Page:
To mark the opening of Piano Nobile’s exhibition Frank Auerbach: The Sitters, InSight considers the recent work of Britain’s greatest living painter. A remarkable thread of continuity ties together his earliest work with his latest.
InSight No. 110
Frank Auerbach, Reclining Head of Julia, 2020
In 1963, a gifted young undergraduate called Michael Peppiatt wrote to Auerbach and asked him about his work. Auerbach’s courteous reply was published in the journal edited by Peppiatt, Cambridge Opinion, in January 1964. He explained how he knew when a work was finished, and he has continued to explain this in largely similar terms ever since. There are two criteria: the picture has to be new and it has to be true. In his own words, the image must seem both ‘unfamiliar and crazy’ and ‘banally and obviously like the subject’.
Over the decades, only Auerbach’s female sitters have modelled lying down. Stella West, J.Y.M., Gerda Boehm and his wife Julia have all done so. Auerbach has spoken appreciatively of ‘these unfamiliar angles of the human head’ produced by viewing a recumbent model from under the chin. The legibility of the human form weakens as an irregular geometry of chin, nose and cheekbones takes over. Painted in the first year of the COVID-19 pandemic when his other sitters were unable to visit because of social distancing measures, Reclining Head of Julia returns once again to an unfailing source of interest: the strange, vivid aspect of a foreshortened face.
In an interview with Martin Gayford in 2001, published in an extended version for Frank Auerbach: The Sitters, Auerbach explained how he interacts with the wide field of historical art.
The exciting thing about painting is that this ground has been so tilled and gone over and manured – there’s so much richness in it – that it’s very clear whether what you do is going to add even the tiniest grain of sand to this thing.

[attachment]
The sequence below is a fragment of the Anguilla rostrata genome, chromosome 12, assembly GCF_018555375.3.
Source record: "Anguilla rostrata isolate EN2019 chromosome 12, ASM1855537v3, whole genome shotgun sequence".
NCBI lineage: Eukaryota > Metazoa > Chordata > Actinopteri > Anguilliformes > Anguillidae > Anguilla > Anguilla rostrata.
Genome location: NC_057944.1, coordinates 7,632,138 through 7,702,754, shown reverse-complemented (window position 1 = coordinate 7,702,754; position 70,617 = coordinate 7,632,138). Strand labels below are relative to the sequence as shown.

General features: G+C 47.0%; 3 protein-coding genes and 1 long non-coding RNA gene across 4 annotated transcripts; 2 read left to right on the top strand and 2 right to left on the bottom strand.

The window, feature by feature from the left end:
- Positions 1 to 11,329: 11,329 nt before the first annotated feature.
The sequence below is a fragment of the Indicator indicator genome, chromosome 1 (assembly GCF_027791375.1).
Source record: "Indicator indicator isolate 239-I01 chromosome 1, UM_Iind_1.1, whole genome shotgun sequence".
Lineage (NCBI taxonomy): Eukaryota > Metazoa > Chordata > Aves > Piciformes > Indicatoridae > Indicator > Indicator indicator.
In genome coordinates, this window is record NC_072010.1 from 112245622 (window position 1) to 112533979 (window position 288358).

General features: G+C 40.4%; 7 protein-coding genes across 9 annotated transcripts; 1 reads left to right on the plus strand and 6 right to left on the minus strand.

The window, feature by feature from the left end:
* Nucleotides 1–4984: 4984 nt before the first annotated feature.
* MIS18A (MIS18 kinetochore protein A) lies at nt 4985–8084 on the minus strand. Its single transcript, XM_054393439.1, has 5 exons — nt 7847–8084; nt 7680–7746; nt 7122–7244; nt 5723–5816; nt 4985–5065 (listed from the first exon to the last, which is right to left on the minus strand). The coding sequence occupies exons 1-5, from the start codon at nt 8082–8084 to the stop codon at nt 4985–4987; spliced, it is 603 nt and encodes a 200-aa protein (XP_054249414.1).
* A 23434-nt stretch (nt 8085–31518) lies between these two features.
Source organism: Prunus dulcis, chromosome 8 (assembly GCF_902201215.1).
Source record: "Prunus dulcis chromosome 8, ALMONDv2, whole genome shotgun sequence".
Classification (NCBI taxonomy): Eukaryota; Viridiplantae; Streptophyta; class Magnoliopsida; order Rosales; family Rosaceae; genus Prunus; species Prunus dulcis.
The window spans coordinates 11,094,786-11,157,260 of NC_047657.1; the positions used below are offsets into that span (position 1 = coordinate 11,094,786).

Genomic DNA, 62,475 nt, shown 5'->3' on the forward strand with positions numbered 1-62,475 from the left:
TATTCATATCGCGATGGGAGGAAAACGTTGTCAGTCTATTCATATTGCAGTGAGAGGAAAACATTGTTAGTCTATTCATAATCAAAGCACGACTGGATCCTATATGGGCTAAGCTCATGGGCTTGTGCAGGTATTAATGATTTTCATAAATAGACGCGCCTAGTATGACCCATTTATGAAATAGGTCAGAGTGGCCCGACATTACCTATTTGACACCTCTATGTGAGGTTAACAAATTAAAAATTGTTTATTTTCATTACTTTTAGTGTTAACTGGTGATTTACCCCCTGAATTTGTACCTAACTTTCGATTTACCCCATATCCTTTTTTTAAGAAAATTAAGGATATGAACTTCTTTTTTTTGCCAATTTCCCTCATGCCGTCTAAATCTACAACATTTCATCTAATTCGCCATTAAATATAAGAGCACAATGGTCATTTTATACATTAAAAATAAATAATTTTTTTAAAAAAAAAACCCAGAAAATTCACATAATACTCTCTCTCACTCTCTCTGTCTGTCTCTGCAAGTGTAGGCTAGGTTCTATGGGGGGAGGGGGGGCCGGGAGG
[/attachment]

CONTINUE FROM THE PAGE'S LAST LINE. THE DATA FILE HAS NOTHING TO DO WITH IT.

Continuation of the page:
To him, there is no separating painting in the present from painting in the past. The work of Giotto, Velázquez and Cézanne, for instance, erects an inescapable standard against which Auerbach judges himself. One of the first published accounts of sitting for a portrait by Auerbach, given by his friend the art historian Michael Podro in 1978, mentioned how the artist ‘would frequently have books on the floor open at portrait heads by Dürer or Hals or Rembrandt’. Podro said these illustrations were ‘pacing him, […] setting up a standard of articulateness which he had to try to match.’
In Auerbach’s portraiture, the accommodation of a living, breathing sitter with half a millennium of easel painting produces an extraordinary marriage. It takes time (sometimes a generation) for the most advanced image-making to become familiar and generally comprehensible. Yet even as Auerbach’s work comes to be more widely understood, there remains something irreducible and exciting in these images. In a conversation with Catherine Lampert in 1978, Auerbach described how a successful work of art will forever continue to look ‘disturbing and itchy and not right’.
A comparable manner of ‘itchiness’ is apparent in Walter Sickert’s painting The Servant of Abraham. Rather than describe the facial features, wild brush marks approximate to them. In both Sickert’s painting and the many heads made by Auerbach over his lifetime, the form is made to live again by an inventive recreation in oil paint. In Auerbach’s generation, the grail of painting was to lock together uninhibited mark-making and the convincing evocation of living flesh. Along with Francis Bacon, Lucian Freud and Leon Kossoff, Auerbach found the grail. His portraits are today recognised as some of the most extraordinary images produced by any artist in Britain after the Second World War.